Madelyn Boyko is selling bath bombs for CdLS research in honour of her younger brother

File Photo
FCC report shows opportunity in changing food and beverage trends

Canada’s food and beverage sector may emerge even stronger in 2021

Conservative leader Erin O’Toole holds a press conference on Parliament Hill in Ottawa on Tuesday, April 6, 2020. Top Tory leaders of past and present will speak with supporters today about what a conservative economic recovery from COVID-19 could look like. THE CANADIAN PRESS/Sean Kilpatrick
O’Toole to vote against Conservative MP’s private bill on ‘sex-selective abortion’

Erin O’Toole said he supports a woman’s right to choose and will personally vote against the private member’s bill

Titanic was the largest and most luxurious ship in the world. Photo provided and colourized by Jiri Ferdinand.
QUIZ: How much do you know about the world’s most famous shipwreck?

Titanic sank 109 years ago today, after hitting an iceberg

A health-care worker holds up a vial of the AstraZeneca Covishield vaccine at a COVID-19 vaccination clinic in Montreal, Thursday, March 18, 2021. THE CANADIAN PRESS/Paul Chiasson
PHAC receives first report of blood clot linked to AstraZeneca

The federal agency says the person is now recovering at home

A real estate sign is pictured in Vancouver, B.C. THE CANADIAN PRESS Jonathan Hayward
1 in 3 young Canadians have given up on owning a home: poll

Data released Monday says 36% of adults younger than 40 have given up on home ownership entirely

Dr. E. Kwok administers a COVID-19 vaccine to a recipient at a vaccination clinic run by Vancouver Coastal Health, in Richmond, B.C., Saturday, April 10, 2021. THE CANADIAN PRESS/Jonathan Hayward
Most Canadians plan to get COVID-19 vaccine, but safety fears drive hesitancy: poll

This comes as confidence in governments is plummeting in provinces being hit hardest by the pandemic

Marathon of Hope runner Terry Fox is shown in a 1981. (THE CANADIAN PRESS/CP)
Terry Fox’s legacy of resilience resonates during COVID-19 crisis, says brother

Fred Fox said his brother’s legacy of resilience has taken on renewed resonance as COVID-19 rages on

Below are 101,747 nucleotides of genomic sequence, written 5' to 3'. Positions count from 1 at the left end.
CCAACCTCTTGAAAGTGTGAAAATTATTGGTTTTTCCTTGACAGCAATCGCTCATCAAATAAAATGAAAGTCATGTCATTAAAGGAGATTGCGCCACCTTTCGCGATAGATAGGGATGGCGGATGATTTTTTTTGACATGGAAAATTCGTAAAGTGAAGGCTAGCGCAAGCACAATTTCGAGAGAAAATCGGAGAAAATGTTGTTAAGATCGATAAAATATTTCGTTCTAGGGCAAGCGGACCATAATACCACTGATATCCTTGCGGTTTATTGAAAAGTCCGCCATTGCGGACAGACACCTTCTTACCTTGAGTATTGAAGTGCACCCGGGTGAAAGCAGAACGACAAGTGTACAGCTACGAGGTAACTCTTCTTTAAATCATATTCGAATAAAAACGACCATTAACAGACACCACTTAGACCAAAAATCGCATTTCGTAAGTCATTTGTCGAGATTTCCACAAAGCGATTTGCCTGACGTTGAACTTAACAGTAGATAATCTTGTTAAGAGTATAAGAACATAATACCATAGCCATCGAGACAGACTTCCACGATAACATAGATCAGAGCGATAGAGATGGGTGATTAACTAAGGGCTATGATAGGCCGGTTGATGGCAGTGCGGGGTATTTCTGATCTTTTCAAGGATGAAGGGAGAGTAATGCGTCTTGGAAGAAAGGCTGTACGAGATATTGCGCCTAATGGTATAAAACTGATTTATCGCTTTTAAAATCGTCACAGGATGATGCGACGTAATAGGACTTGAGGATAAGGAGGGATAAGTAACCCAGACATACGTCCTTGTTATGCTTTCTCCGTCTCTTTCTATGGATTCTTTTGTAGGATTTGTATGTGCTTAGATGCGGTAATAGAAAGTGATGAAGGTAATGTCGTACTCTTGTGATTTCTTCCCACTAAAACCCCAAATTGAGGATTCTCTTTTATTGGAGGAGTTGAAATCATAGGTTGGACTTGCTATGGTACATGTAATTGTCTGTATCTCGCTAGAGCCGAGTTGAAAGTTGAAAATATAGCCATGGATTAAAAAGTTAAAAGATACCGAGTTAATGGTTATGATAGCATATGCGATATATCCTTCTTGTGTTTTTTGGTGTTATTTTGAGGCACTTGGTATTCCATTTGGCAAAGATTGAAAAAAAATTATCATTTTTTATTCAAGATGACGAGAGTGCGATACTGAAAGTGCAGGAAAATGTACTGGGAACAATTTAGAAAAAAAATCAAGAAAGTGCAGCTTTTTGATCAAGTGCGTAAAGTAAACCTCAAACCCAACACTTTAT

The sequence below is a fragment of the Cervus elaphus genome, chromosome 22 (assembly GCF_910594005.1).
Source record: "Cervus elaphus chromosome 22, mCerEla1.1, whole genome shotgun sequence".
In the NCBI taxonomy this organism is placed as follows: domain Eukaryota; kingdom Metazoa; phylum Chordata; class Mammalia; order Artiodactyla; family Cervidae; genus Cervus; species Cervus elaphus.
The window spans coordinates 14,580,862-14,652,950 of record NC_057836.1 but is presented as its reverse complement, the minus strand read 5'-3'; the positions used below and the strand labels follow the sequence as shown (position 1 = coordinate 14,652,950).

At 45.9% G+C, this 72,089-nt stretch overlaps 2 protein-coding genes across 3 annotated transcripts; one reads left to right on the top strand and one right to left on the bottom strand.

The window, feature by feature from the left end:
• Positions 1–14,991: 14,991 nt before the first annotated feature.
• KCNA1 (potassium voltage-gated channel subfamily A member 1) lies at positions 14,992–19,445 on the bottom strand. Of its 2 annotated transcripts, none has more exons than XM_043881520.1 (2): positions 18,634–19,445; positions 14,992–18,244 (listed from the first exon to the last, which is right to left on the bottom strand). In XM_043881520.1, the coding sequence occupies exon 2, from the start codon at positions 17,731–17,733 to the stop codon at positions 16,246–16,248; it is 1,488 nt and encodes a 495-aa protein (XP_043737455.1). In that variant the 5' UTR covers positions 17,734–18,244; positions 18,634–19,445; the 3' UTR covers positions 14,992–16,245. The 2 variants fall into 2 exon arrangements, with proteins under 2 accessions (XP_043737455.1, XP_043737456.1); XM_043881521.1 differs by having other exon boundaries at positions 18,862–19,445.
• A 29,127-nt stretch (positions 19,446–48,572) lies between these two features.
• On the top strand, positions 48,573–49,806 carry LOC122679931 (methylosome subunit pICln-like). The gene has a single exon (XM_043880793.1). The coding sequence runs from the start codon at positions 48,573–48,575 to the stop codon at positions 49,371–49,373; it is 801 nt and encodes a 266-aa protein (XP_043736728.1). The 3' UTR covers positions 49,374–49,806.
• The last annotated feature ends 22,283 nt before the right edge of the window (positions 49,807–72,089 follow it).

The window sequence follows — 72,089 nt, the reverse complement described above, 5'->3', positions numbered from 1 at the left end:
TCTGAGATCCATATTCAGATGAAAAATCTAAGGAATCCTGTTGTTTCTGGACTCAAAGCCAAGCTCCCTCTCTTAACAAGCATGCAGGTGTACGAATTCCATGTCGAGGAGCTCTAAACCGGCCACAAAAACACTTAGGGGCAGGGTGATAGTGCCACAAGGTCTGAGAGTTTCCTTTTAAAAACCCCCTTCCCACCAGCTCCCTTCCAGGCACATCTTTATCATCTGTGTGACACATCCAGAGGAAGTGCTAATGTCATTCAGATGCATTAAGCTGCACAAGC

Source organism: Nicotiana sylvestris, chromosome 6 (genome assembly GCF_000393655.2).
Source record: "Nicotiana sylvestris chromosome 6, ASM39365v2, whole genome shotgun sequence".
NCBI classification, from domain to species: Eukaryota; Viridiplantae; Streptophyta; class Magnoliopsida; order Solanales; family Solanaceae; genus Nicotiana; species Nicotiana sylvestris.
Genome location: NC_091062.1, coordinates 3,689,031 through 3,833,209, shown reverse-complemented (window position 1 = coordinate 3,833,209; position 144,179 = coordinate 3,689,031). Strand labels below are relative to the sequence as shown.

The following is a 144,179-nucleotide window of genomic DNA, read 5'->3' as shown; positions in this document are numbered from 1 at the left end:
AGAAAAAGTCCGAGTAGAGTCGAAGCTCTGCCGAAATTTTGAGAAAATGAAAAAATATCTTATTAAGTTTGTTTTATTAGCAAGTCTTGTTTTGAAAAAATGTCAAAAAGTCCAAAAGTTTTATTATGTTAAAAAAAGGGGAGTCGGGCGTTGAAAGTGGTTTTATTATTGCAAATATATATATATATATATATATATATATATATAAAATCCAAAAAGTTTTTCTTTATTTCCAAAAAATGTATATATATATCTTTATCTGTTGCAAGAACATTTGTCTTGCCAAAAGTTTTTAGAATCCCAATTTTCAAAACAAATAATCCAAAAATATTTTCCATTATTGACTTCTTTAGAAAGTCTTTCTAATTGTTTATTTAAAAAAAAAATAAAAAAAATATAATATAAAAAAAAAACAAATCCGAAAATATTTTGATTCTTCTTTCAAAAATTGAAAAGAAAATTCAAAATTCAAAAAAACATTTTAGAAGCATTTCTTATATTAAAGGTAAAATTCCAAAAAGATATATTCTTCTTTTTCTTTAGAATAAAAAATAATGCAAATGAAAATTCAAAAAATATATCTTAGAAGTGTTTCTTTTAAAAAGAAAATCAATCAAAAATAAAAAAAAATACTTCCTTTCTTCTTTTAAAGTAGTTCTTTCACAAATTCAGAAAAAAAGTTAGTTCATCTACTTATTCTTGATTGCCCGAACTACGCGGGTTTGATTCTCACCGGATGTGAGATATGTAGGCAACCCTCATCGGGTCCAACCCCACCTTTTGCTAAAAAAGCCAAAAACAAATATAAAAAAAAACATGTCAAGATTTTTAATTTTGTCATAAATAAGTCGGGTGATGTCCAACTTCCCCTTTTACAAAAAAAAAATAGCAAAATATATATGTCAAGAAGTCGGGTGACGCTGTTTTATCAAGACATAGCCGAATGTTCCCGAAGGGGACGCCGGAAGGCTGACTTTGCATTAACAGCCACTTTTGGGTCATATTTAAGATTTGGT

A sign on a shop window indicates the store is closed in Ottawa, Monday March 23, 2020. The Canadian Federation of Independent Business is raising its estimate for the number of businesses that are considering the possibility of closing permanently. THE CANADIAN PRESS/Adrian Wyld
Small business struggling amid COVID-19 pandemic looks for aid in Liberals’ budget

President Dan Kelly said it is crucial to maintain programs to help businesses to the other side of the pandemic

The National Security and Intelligence Committee of Parliamentarians says that includes attempts to steal Canadian research on COVID-19 and vaccines, and sow misinformation. (AP Photo/Esteban Felix)
Intelligence committee warns China, Russia targeting Canadian COVID-19 research

Committee also found that the terrorist threat to Canada has shifted since its last such assessment

Parliament Hill is viewed below a Canada flag in Gatineau, Quebec, Friday, Sept. 18, 2020. A new poll suggests most Canadians are feeling more grateful for what they have in 2020 as a result of COVID-19 pandemic.THE CANADIAN PRESS/Sean Kilpatrick
Canada’s greenhouse gas emissions increased slightly in 2019: report

2019 report shows Canada emitted about one million tonnes more of these gases than the previous year

Most Read